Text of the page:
Presentation on theme: "4. Formation and Deformation of the Continental Crust"— Presentation transcript:
1 4. Formation and Deformation of the Continental Crust Geology of the Lithosphere4. Formation and Deformation of the Continental CrustWhy are the Earth’s oldest crustal rocks found in continental areas?What are the large-scale features of the continents?How did the large-scale features of the continents form and how are they related to tectonic setting?How did the continental areas form?What forces are acting on the continental crust?How do these stresses cause brittle & ductile deformation on all scales in crustal rocks?
2 Why are the Earth’s oldest rocks found in continental areas? Average age of continents = 1,800 Ma3800 Ma -Greenland4000 million years -NW CanadaAverage age of oceans = 65 Ma170 Ma – Western Pacific Ocean3800 Ma -Minnesota170 Ma – Western Atlantic Ocean3500 Ma – S Africa3500 Ma – W Australia
3 Compare and contrast continental and oceanic lithosphere in terms of : age,structure, andcomposition.Differences :Continental LithosphereOceanic LithosphereAgeStructureCompositionSimilarities :Base of lithosphere = 1300ºC isothermLithosphere = zone above asthenosphereLithosphere = crust and upper mantleMovement over the asthenospherePhysical properties = brittle, solid, relatively cold
4 ContinentalOceanicCrust - thicker 35 to 70kmLithosphere - 40km (young) - 400km (cratons)Crust - thinner 6 to 10kmLithosphere – 10km (MOR) to 120km (subduction zones)Granitic / andesiticBasalticLess-dense – 2.7g/cm3 (does not subduct)More dense – 3.0g/cm3(subducts)Sedimentary, igneous and metamorphic rocksLayered / 1, 2 and 3 (sediments, pillows, dykes and gabbros)Older < 4.2Ga (billion years)Tends to be older in "middle" with vertical stratigraphyAverage age – 1.8 billion yearsRidge / abyssal planes / trenchesYounger < 200MaOlder away from ridge / horizontal stratigraphyAverage age – 65 Ma(May be) folded and faulted ("all" types)Transform faulting commonSpreadingMagnetic stripingOrogenic belts / cordilleraIsland arcs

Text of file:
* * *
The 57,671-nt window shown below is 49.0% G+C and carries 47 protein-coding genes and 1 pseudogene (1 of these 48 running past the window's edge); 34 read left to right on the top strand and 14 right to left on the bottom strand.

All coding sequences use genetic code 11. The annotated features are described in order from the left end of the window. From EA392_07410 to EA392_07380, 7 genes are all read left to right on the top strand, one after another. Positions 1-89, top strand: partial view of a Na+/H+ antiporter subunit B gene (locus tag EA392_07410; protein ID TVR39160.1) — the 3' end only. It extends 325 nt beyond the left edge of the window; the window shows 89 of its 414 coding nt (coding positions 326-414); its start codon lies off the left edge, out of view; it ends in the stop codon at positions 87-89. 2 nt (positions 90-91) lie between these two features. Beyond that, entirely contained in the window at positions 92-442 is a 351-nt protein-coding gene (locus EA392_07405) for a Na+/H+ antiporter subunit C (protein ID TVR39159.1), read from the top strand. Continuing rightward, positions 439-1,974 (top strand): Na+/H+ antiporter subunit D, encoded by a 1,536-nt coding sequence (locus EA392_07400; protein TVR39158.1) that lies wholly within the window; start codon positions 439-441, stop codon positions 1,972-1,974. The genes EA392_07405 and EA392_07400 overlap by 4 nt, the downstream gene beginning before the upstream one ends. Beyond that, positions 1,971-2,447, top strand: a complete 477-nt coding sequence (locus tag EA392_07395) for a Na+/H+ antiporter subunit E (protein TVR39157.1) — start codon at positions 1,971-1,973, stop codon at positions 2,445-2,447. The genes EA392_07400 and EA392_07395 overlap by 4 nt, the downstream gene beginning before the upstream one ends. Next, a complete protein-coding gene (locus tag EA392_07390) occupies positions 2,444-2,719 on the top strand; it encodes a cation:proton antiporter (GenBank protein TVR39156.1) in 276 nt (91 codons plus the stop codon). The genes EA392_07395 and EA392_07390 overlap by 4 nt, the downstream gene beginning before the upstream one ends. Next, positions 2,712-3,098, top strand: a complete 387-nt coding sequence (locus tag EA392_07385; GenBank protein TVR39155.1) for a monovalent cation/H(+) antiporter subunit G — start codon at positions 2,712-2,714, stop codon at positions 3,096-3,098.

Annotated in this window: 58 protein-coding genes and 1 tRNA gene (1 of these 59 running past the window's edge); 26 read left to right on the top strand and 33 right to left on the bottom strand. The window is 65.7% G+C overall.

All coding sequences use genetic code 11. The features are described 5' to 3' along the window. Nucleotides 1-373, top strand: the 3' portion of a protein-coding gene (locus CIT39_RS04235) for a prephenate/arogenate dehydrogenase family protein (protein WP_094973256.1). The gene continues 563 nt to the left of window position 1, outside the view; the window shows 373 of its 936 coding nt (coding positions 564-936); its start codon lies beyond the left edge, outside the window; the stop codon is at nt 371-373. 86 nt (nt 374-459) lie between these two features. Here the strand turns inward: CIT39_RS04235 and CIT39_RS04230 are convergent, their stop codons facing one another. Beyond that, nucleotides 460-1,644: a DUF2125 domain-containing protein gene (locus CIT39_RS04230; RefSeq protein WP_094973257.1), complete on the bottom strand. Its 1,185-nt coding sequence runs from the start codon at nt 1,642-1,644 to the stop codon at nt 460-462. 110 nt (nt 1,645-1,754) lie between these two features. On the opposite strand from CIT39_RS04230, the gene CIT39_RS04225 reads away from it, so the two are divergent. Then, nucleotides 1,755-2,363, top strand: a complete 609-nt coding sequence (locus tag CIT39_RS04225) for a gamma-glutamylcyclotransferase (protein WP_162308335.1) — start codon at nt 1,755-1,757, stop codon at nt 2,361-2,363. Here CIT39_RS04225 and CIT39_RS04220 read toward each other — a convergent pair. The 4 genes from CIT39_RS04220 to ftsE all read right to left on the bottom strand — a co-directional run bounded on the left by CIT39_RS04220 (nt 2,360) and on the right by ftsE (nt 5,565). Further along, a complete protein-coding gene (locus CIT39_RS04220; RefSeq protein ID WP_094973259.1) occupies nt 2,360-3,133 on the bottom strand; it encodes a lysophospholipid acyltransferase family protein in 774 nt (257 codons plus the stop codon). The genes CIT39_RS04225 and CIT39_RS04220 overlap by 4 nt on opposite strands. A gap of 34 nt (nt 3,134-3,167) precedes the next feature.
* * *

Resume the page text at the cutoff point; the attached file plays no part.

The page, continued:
5 SEDIMENTARY BASINS CRATONS OROGENIC BELTS What are the large-scale features of the continents?SEDIMENTARY BASINSCRATONSOROGENIC BELTScratonsCratonsSubduction Zone Orogenic BeltsCollision Zone Orogenic BeltsSedimentary basinsThe theory of plate tectonics explains the origins of all these large-scale features of the continents.
6 CANADIAN SHIELD Cratons stable for millions of years no tectonic activityold (0.5 – 3.5 billion years)very little relief (highly eroded)thick (300km?)CANADIANSHIELD
7 Forebulge & oceanic trench Features of Subduction Zone Orogenic BeltsForebulge & oceanic trenchAccretionary prismFore-arc ridge & fore-arc basinVolcanic arcBack-arc basinPaired metamorphic belts
28 Describe, with the aid of labelled diagrams, the differing geometry of flexural (parallel) and flow (similar) folds.10 marks)PARALLEL FOLDSSIMILAR FOLDSsame thickness on hinge and limbs (i.e. parallel around the fold)radius of outer arc of fold greater than inner arcbeds thicker at hinge and thinner on limbsradius of outer arc the same as radius of inner arcradius of arcs decreases through the foldcan continue indefinitely due to changes in bed thicknesscannot continue indefinitely due to limited spacetight folds with low interlimb angle (0-30º)open folds with high interlimb angle (70-120º)
29 Discuss the different conditions under which rocks of the same type can undergo either brittle or ductile deformation (15 marks)1. Brittle & ductile deformation defined – stress & strain2. Example structures of brittle deformation – jointing & faulting3. Example structures of ductile deformation – folding & shear zones4. Deformation variations in SAME rock type due to:- temperature (geothermal gradient & depth of burial)- pressure (depth of burial)- rate (strain rate)- pore fluids (chemical composition of the fluid)the more chemically reactive the fluid the more ductile deformation
30 How did the North Sea Sedimentary Basin form? PmaxPminPminTertiaryCretaceousTriassicJurassicPmaxDevonianMetamorphic basement
39 i). axial plane cleavage ii). parasitic folds iii). nappe structures Geology of the Lithospherea). Describe, with the aid of labelled diagrams, the formation of two of the following:i). axial plane cleavageii). parasitic foldsiii). nappe structuresb). Rocks of the same type can suffer brittle deformation or ductile deformation. Explain the conditions in which these different structures are formed (25)
40 Geology of the Lithosphere With reference to plate boundaries, explain the formation of the following types of fault:i). normalii). thrustiii). transform (25)
41 Making Notes1. Describe how the rate of seafloor spreading has been calculated at constructive plate boundaries and at hotspots.2. Describe and explain how oceanic lithosphere may be absorbed back into the mantle.3. Describe and explain the age distribution of rocks in continental and oceanic regions.